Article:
We live in Paradise.

It’s something we’re told from the endless days of summer that grace our islands and the sound of waves just a few minutes away from home.

The only drawback about Hawaii? The prices. Most will agree that the cost of living is astronomical. Graphiq found that Hawaii is 36 percent above the national average, with the price of housing 88 percent above the national average.

But what about the price of food? Or even more so, what about the price of food waste?

In Hawaii Business Magazine, Matthew Loke, an economist at the University of Hawaii at Manoa, estimated that Hawaii loses one billion dollars every year. You may wonder what your contribution to this is. Not only did Loke find that every inhabitant of our islands loses $700 a year due to food waste but also, each person wastes 360 lbs. of food.

The tragic fact about these numbers is that the mainland wastes even more food. The national average, as found by Hawaii News Now, is 429 lbs. per person.

It is a well-known fact that Hawaii imports most of its food, according to TakePart.com. But where is that food going? With about one-fifth of Hawaii’s residents relying on food banks for assistance, there needs to be a change on how we handle the distribution and collection of food on our island.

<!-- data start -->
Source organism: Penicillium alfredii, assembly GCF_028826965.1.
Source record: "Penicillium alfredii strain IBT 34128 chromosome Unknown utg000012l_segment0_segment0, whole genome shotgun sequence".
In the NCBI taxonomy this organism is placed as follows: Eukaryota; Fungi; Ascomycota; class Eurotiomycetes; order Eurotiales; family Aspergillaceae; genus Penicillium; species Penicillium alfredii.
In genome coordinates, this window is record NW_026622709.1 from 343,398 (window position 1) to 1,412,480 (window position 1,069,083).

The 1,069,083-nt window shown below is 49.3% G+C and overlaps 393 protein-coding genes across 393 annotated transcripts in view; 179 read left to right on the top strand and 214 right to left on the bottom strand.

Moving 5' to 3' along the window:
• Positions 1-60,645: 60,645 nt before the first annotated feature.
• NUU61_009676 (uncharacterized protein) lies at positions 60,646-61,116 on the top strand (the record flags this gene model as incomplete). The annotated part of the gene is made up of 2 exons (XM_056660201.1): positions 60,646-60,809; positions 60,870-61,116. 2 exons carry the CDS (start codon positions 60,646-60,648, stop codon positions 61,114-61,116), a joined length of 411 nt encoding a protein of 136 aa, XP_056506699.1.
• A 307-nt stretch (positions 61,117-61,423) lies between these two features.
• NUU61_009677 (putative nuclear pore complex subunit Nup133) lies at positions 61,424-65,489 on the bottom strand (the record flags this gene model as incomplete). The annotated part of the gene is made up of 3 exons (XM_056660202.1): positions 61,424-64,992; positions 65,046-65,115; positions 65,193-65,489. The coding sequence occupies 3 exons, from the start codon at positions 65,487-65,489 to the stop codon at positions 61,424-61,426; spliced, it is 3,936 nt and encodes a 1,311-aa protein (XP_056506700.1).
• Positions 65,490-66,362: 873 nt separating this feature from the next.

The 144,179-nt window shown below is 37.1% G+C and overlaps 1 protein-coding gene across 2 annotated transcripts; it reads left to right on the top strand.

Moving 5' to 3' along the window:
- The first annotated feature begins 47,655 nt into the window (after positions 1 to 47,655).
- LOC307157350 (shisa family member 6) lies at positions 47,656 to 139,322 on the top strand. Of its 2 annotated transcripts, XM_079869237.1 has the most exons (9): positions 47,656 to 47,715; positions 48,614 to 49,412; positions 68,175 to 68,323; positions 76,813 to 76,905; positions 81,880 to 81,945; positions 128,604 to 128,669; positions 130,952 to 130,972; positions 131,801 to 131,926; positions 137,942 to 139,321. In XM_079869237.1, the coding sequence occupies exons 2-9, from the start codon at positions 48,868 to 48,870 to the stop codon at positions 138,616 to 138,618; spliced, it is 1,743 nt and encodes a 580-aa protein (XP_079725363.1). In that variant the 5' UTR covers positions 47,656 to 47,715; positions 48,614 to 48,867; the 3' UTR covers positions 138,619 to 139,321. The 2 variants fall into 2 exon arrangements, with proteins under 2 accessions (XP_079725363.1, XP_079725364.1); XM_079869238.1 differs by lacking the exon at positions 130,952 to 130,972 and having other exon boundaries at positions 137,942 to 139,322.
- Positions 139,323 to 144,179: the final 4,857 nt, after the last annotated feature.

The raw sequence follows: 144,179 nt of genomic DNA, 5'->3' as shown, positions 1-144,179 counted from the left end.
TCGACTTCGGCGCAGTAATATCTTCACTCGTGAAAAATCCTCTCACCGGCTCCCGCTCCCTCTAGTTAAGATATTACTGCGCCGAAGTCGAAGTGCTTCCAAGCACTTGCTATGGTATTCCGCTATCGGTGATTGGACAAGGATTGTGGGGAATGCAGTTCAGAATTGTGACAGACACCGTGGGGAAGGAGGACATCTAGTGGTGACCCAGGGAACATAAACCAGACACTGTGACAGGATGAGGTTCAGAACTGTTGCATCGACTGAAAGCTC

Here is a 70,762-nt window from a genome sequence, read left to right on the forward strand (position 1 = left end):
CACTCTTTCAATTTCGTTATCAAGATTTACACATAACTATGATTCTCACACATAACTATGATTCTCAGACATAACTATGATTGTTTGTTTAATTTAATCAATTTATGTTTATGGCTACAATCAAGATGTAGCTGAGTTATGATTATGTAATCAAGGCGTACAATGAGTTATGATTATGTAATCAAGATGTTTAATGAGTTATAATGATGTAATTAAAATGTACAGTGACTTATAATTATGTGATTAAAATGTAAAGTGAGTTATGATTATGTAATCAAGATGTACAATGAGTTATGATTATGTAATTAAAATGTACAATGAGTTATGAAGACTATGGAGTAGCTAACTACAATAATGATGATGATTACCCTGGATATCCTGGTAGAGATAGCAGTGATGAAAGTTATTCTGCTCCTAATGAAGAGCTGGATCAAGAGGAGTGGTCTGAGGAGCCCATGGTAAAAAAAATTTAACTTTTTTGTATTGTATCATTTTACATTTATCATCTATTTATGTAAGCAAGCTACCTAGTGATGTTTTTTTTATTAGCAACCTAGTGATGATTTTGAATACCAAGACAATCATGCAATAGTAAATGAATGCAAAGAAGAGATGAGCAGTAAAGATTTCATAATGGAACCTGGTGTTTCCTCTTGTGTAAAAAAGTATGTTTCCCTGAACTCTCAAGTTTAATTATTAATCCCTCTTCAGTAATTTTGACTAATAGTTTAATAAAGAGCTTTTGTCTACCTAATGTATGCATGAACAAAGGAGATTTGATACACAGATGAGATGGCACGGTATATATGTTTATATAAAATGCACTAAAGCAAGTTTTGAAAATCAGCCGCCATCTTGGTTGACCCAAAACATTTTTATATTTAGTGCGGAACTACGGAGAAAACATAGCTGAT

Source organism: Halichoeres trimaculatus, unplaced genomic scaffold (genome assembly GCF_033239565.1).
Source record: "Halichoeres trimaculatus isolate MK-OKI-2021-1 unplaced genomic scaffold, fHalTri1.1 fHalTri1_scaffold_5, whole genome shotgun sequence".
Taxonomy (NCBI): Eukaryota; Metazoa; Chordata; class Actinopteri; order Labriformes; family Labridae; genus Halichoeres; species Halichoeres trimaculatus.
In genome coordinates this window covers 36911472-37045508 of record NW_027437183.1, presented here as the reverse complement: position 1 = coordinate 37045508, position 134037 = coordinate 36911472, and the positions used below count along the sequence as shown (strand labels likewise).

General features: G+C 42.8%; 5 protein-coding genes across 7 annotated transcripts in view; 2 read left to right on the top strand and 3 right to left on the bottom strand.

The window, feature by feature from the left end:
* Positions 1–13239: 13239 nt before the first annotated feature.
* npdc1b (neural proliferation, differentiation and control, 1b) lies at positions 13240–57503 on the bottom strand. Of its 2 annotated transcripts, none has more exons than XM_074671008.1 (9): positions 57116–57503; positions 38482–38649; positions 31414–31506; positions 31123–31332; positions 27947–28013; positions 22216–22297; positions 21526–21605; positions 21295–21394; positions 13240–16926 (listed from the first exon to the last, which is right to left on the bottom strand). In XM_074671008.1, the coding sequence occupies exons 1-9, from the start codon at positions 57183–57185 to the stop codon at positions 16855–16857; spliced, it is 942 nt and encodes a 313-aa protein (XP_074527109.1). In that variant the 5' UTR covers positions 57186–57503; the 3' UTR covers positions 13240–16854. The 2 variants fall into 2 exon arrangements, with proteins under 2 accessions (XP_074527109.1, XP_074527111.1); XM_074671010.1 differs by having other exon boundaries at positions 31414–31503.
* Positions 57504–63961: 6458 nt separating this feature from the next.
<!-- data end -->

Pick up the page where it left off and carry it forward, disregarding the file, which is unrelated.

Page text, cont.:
This puts the issue of Hawaii’s waste into stark contrast to the mainland’s contribution to the worldwide issue of food waste.

Is there a solution to this issue? The truth is that there is no one way to solve this problem. But through small acts, we can make a difference in how we handle food waste and the distribution of food.

Aloha Harvest is a non-profit organization that collects food waste from schools, businesses and other groups and gives it to other organizations on the island whose mission is to feed the homeless.

Since this organization’s start in 1999, they’ve rescued 18,440,865 tons of food.

This number is still not enough. Hawaii is wasting its precious few resources due to the heavy weight of food waste. The Environmental Protection Agency’s Pacific-Southwest region found that food is responsible for 20 percent of the waste overloading landfills. Worse than this, under the right conditions, food waste in landfills can create methane, a greenhouse gas that is affecting our atmosphere.

How can you change this?

You can start by volunteering with organizations, like Aloha Harvest, and spreading awareness about this issue. It is not always sunshine and smiles on the island; sometimes we must leave the beach to defend the beauty of our home and feed our people. You can also start putting your food scraps to use. Start a compost bin or encourage schools to do so.

Iolani’s Global Issues Network (GIN) club has recently started a project at their school to combat food waste. Through their “Gleaning Project,” members of GIN have collected fruit from different organizations, schools and restaurants around the island and donated it to Aloha Harvest.

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